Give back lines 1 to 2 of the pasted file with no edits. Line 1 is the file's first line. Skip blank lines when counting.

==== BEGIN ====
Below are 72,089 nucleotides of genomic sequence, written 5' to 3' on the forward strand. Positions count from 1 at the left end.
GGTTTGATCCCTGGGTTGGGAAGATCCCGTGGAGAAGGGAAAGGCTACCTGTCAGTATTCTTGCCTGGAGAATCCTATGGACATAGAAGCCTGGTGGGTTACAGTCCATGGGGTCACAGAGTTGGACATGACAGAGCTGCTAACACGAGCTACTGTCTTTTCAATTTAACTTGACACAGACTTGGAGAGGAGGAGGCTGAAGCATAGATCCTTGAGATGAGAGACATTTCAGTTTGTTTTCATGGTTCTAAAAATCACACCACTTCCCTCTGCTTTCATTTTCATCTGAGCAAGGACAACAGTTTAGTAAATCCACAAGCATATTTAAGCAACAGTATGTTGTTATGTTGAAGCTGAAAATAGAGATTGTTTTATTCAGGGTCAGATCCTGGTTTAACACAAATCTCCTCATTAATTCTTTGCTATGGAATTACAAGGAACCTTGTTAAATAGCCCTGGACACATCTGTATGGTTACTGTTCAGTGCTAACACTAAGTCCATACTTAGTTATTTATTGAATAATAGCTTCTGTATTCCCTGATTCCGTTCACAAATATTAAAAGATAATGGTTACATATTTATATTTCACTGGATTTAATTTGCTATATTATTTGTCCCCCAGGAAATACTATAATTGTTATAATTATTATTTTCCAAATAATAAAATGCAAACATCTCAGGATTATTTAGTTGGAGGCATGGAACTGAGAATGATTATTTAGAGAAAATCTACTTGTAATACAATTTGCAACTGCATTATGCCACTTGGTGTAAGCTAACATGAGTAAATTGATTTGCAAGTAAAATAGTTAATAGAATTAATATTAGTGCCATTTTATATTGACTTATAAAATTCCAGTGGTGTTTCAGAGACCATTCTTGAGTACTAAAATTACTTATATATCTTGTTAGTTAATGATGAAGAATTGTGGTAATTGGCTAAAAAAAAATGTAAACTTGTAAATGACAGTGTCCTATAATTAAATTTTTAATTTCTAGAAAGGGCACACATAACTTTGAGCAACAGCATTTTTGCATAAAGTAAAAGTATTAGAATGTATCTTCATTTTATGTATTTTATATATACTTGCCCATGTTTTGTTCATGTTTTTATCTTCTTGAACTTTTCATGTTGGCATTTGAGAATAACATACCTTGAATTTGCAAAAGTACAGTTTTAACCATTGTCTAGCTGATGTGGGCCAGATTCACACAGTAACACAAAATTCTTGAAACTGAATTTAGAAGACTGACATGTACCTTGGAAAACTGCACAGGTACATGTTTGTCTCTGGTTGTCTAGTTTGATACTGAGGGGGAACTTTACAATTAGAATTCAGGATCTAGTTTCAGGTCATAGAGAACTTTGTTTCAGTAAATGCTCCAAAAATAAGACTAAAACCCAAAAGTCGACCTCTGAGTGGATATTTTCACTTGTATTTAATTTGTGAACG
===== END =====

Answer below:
Below are 72,089 nucleotides of genomic sequence, written 5' to 3' on the forward strand. Positions count from 1 at the left end.
GGTTTGATCCCTGGGTTGGGAAGATCCCGTGGAGAAGGGAAAGGCTACCTGTCAGTATTCTTGCCTGGAGAATCCTATGGACATAGAAGCCTGGTGGGTTACAGTCCATGGGGTCACAGAGTTGGACATGACAGAGCTGCTAACACGAGCTACTGTCTTTTCAATTTAACTTGACACAGACTTGGAGAGGAGGAGGCTGAAGCATAGATCCTTGAGATGAGAGACATTTCAGTTTGTTTTCATGGTTCTAAAAATCACACCACTTCCCTCTGCTTTCATTTTCATCTGAGCAAGGACAACAGTTTAGTAAATCCACAAGCATATTTAAGCAACAGTATGTTGTTATGTTGAAGCTGAAAATAGAGATTGTTTTATTCAGGGTCAGATCCTGGTTTAACACAAATCTCCTCATTAATTCTTTGCTATGGAATTACAAGGAACCTTGTTAAATAGCCCTGGACACATCTGTATGGTTACTGTTCAGTGCTAACACTAAGTCCATACTTAGTTATTTATTGAATAATAGCTTCTGTATTCCCTGATTCCGTTCACAAATATTAAAAGATAATGGTTACATATTTATATTTCACTGGATTTAATTTGCTATATTATTTGTCCCCCAGGAAATACTATAATTGTTATAATTATTATTTTCCAAATAATAAAATGCAAACATCTCAGGATTATTTAGTTGGAGGCATGGAACTGAGAATGATTATTTAGAGAAAATCTACTTGTAATACAATTTGCAACTGCATTATGCCACTTGGTGTAAGCTAACATGAGTAAATTGATTTGCAAGTAAAATAGTTAATAGAATTAATATTAGTGCCATTTTATATTGACTTATAAAATTCCAGTGGTGTTTCAGAGACCATTCTTGAGTACTAAAATTACTTATATATCTTGTTAGTTAATGATGAAGAATTGTGGTAATTGGCTAAAAAAAAATGTAAACTTGTAAATGACAGTGTCCTATAATTAAATTTTTAATTTCTAGAAAGGGCACACATAACTTTGAGCAACAGCATTTTTGCATAAAGTAAAAGTATTAGAATGTATCTTCATTTTATGTATTTTATATATACTTGCCCATGTTTTGTTCATGTTTTTATCTTCTTGAACTTTTCATGTTGGCATTTGAGAATAACATACCTTGAATTTGCAAAAGTACAGTTTTAACCATTGTCTAGCTGATGTGGGCCAGATTCACACAGTAACACAAAATTCTTGAAACTGAATTTAGAAGACTGACATGTACCTTGGAAAACTGCACAGGTACATGTTTGTCTCTGGTTGTCTAGTTTGATACTGAGGGGGAACTTTACAATTAGAATTCAGGATCTAGTTTCAGGTCATAGAGAACTTTGTTTCAGTAAATGCTCCAAAAATAAGACTAAAACCCAAAAGTCGACCTCTGAGTGGATATTTTCACTTGTATTTAATTTGTGAACG